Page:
Updates on the ECE Delayed Payment Crisis


November 14, 2022

By: Julie Kronick & Rebecca Charles

At the close of Fiscal Year 2022 in June, the Department of Education (DOE) had not fulfilled its contractual obligations to reimburse early childhood education (ECE) providers, leaving centers millions of dollars behind in payments to staff and teachers. Since, CCC both individually and as a member of the Campaign for Children coalition has been advocating around the ECE delayed payment crisis alongside NYC providers, ally organizations, and families, sharing important information and data on the issue. Over the last few months, many providers have been forced to take out loans or dig into personal savings to cover service costs, while some have cut back staff or completely shut down and closed their doors. You can read more about this crisis in a previous CCC insight post here.

On Thursday, November 3, NYC Schools chancellor, David C. Banks, addressed the crisis and announced during a press conference that he would deploy a “rapid response” team to preschools and child care centers to sort out payment issues and expedite reimbursement. In response, CCC joined with our Campaign for Children partners in releasing a statement which applauded the commitment and reiterated the challenges facing providers over this issue, echoing Chancellor Banks’ sentiment that “a stable child care system is essential to the City’s economic recovery”. Click here to read the statement from Campaign for Children.

The statement also calls attention to the guarantee included in the DOE contracts that providers would receive at least 75% of their contract value regardless of enrollment. The statement reads, “this guarantee was and remains crucial to the stability of the system, as DOE fully controls enrollment and providers are prohibited from enrolling families without approval.” Chancellor Banks’ pledge acknowledges this payment floor, but so far a clear timeline for reimbursements has not been laid out. Partners from the Campaign for Children hope to work with DOE to create a timeline for a timely payment plan and ensure delayed payments do not continue afterwards.

Recent testimony on the payment crisis from CCC Policy and Advocacy Associate Rebecca Charles provides possible steps for city leaders to take to stabilize the early childhood workforce and ensure that New York City achieves an equitable recovery. Those recommendations include:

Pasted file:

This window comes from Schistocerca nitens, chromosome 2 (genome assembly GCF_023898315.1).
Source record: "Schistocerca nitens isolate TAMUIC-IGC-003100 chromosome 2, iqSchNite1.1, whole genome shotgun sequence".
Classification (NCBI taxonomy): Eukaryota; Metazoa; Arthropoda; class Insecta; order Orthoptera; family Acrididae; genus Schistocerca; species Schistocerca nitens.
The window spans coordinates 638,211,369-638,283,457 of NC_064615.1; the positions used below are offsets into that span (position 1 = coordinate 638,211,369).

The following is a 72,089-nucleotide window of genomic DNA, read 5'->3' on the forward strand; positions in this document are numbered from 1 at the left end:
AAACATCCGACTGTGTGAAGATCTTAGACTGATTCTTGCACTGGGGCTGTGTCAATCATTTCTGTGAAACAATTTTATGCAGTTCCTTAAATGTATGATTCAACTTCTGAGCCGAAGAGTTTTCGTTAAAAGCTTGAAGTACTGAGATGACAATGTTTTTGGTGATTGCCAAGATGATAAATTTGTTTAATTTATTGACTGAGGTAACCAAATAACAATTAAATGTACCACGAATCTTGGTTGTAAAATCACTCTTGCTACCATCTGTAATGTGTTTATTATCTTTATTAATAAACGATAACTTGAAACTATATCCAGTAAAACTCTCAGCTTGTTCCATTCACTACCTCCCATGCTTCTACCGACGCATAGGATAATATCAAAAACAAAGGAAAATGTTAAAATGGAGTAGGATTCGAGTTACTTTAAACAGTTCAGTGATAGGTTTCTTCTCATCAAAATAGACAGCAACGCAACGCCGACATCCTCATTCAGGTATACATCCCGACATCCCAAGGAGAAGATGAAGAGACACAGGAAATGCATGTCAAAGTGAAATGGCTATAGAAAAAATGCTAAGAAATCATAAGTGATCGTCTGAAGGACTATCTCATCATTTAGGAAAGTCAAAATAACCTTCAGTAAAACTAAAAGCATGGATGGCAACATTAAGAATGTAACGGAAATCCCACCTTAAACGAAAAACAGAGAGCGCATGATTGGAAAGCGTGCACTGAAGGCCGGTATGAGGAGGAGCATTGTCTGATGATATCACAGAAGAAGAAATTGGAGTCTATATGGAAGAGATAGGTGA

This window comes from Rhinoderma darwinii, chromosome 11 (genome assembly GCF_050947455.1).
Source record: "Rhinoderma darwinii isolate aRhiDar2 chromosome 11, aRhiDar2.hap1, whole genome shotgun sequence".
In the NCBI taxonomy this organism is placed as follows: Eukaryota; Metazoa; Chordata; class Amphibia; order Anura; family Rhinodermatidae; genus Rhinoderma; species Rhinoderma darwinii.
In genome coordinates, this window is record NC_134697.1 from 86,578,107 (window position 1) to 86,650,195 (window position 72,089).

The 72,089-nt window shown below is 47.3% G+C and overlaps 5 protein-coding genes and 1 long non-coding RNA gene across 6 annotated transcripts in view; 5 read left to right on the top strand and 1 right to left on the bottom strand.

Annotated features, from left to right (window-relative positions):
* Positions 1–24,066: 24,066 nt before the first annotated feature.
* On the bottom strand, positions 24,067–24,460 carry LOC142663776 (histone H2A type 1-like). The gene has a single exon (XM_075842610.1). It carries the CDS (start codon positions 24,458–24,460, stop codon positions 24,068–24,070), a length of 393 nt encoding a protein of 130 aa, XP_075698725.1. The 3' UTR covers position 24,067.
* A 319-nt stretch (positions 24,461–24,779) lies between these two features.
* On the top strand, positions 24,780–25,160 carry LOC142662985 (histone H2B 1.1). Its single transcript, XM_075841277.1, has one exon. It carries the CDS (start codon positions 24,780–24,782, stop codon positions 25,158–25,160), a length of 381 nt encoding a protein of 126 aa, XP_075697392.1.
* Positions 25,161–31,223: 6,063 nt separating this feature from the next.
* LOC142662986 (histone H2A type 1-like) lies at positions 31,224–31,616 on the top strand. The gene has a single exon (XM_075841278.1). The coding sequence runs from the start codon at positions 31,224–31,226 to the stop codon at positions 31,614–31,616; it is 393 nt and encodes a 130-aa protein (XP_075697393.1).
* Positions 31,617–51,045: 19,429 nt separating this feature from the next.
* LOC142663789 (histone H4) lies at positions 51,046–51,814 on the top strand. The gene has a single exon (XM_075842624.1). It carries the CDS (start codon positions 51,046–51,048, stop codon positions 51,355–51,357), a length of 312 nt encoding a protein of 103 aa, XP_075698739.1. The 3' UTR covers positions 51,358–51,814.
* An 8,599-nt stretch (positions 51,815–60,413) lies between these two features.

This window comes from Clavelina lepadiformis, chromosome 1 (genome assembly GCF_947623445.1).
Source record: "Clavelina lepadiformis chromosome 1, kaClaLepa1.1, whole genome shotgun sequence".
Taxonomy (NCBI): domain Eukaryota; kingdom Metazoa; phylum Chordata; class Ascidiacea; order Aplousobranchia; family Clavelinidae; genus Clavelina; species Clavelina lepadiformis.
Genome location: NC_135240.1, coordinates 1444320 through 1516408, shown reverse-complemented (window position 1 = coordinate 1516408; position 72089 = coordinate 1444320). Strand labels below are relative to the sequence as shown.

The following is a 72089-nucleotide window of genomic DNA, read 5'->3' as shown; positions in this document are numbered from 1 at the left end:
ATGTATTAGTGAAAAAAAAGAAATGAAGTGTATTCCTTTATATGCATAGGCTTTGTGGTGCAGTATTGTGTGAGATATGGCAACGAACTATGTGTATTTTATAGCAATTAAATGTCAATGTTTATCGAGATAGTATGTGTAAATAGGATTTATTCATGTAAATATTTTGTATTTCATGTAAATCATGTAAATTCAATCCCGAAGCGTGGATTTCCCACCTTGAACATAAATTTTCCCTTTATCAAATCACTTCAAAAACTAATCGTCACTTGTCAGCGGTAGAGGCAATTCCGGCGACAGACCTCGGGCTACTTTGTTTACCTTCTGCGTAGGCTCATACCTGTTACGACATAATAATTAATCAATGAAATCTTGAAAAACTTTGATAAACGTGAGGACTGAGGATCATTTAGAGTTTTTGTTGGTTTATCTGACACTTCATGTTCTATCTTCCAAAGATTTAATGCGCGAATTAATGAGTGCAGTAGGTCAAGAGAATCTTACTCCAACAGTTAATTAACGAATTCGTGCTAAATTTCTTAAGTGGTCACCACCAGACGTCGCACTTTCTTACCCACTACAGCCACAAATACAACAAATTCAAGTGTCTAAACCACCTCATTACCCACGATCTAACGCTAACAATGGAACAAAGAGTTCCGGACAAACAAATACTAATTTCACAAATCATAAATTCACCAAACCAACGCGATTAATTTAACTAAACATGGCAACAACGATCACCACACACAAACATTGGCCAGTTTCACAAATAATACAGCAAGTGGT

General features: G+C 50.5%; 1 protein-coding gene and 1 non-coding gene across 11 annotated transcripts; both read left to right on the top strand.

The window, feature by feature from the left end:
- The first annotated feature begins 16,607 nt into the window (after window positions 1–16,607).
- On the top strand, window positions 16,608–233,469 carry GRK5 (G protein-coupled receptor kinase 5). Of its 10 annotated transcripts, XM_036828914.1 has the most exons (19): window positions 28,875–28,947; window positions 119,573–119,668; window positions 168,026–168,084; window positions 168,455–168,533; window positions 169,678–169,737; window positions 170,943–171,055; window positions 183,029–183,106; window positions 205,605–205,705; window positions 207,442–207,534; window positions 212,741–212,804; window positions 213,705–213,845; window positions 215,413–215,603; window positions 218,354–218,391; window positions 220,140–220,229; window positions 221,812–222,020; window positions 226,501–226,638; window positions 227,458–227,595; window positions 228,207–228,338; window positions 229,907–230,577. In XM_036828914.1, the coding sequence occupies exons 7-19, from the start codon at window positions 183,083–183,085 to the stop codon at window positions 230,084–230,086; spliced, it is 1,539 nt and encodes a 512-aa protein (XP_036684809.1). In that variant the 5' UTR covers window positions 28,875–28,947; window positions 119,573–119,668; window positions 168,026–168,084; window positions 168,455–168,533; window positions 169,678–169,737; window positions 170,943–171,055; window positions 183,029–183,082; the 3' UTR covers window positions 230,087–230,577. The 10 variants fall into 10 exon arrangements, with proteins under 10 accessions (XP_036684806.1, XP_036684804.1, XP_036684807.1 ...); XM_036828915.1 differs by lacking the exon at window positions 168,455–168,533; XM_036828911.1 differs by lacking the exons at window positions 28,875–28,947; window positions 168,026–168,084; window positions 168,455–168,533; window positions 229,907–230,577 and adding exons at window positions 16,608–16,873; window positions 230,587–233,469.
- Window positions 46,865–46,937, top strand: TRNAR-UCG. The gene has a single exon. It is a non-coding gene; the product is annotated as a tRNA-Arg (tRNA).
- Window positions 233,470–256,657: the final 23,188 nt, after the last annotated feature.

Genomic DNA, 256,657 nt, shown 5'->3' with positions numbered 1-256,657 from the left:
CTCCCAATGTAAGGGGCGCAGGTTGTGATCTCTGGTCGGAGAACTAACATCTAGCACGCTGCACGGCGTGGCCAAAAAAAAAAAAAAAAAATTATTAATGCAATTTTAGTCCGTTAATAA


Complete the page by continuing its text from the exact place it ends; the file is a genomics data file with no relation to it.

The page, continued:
• Immediately paying all community based child care providers what they are contractually owed from fiscal year 2022
  • Promptly paying fiscal year 2023 contracts to ensure that the lag between invoicing and reimbursement never exceeds 30 days
  • Holding all providers financially harmless from enrollment penalties as long as the DOE controls enrollment
  • Migrating invoicing and payment processes from the DOE to the Mayor’s Office of Contract Services

Back when the Fiscal Year 2023 Budget was adopted, Campaign for Children released a statement expressing priorities for building on some of the budget accomplishments. The statement included hope for future collaboration focused on community-based organization (CBO) ECE providers, which directly relates to this payment crisis. The priorities include:

  • expanding the child care system to increase access to extended day and year-round 3-K and UPK options for working families
  • age down the system to reach greater numbers of infants and toddlers with full day year-round care
  • salary parity for directors, support staff, and teachers

This crisis highlighted issues with DOE controlled enrollment and compensation, and amplified the fact that ECE is a backbone for economic recovery. Over the summer Mayor Adams released A Blueprint for Child Care & Early Childhood Education in New York City, outlining a plan to provide high-quality, equitable, and accessible child care for thousands of New York City families. In his press release, Mayor Adams acknowledged the importance of early education, stating that “during the COVID-19 pandemic, almost 375,000 parents were forced to quit or downshift their jobs because they had no other way to take care of their children”. There was already an issue of ECE access and enrollment across the city and state, highlighted in our previous insight post here, and with centers closed due to this crisis, access is still a major concern even as this is resolved. A New York Times article from November 3 on DOE’s pledge to address the payment crisis states that even still “at least one major provider, Sheltering Arms, which serves roughly 400 children across six preschool sites in the Bronx, Queens and Manhattan, is shutting down next month.”

Mayor Adams also acknowledged the fact that the sector relies heavily on the labor of women of color, so this crisis compounds already stressful economic recovery for New Yorkers impacted more heavily by the pandemic. Early childhood education providers are essential to NYC’s long-term economic recovery and the Mayor’s Blueprint cannot be realized unless systemic issues around payment, enrollment, and compensation are addressed.


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